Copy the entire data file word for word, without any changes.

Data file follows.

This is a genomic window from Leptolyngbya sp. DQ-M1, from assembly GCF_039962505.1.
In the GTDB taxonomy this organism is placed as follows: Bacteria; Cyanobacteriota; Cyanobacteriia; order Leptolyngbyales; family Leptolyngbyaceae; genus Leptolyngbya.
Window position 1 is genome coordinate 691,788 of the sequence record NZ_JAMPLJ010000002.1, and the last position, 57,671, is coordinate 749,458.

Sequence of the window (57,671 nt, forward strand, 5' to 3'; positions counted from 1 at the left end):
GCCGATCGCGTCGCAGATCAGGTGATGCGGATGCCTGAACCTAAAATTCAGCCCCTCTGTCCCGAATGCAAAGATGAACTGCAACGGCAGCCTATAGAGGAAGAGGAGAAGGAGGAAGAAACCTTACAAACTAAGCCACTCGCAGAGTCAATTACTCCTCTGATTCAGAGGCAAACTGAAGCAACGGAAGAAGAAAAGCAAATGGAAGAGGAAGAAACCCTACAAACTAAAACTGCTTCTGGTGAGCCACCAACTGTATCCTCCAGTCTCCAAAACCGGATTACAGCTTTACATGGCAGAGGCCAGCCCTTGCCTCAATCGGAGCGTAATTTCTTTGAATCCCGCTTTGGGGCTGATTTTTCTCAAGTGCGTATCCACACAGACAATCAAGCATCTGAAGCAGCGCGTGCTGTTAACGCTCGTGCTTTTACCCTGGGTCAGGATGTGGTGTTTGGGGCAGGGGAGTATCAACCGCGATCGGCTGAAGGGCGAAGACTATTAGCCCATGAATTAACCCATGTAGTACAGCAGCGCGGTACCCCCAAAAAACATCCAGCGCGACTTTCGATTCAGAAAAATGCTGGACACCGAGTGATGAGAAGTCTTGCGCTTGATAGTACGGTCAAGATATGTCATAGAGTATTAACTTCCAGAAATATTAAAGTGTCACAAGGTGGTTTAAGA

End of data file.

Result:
This is a genomic window from Leptolyngbya sp. DQ-M1, from assembly GCF_039962505.1.
In the GTDB taxonomy this organism is placed as follows: Bacteria; Cyanobacteriota; Cyanobacteriia; order Leptolyngbyales; family Leptolyngbyaceae; genus Leptolyngbya.
Window position 1 is genome coordinate 691,788 of the sequence record NZ_JAMPLJ010000002.1, and the last position, 57,671, is coordinate 749,458.

Sequence of the window (57,671 nt, forward strand, 5' to 3'; positions counted from 1 at the left end):
GCCGATCGCGTCGCAGATCAGGTGATGCGGATGCCTGAACCTAAAATTCAGCCCCTCTGTCCCGAATGCAAAGATGAACTGCAACGGCAGCCTATAGAGGAAGAGGAGAAGGAGGAAGAAACCTTACAAACTAAGCCACTCGCAGAGTCAATTACTCCTCTGATTCAGAGGCAAACTGAAGCAACGGAAGAAGAAAAGCAAATGGAAGAGGAAGAAACCCTACAAACTAAAACTGCTTCTGGTGAGCCACCAACTGTATCCTCCAGTCTCCAAAACCGGATTACAGCTTTACATGGCAGAGGCCAGCCCTTGCCTCAATCGGAGCGTAATTTCTTTGAATCCCGCTTTGGGGCTGATTTTTCTCAAGTGCGTATCCACACAGACAATCAAGCATCTGAAGCAGCGCGTGCTGTTAACGCTCGTGCTTTTACCCTGGGTCAGGATGTGGTGTTTGGGGCAGGGGAGTATCAACCGCGATCGGCTGAAGGGCGAAGACTATTAGCCCATGAATTAACCCATGTAGTACAGCAGCGCGGTACCCCCAAAAAACATCCAGCGCGACTTTCGATTCAGAAAAATGCTGGACACCGAGTGATGAGAAGTCTTGCGCTTGATAGTACGGTCAAGATATGTCATAGAGTATTAACTTCCAGAAATATTAAAGTGTCACAAGGTGGTTTAAGA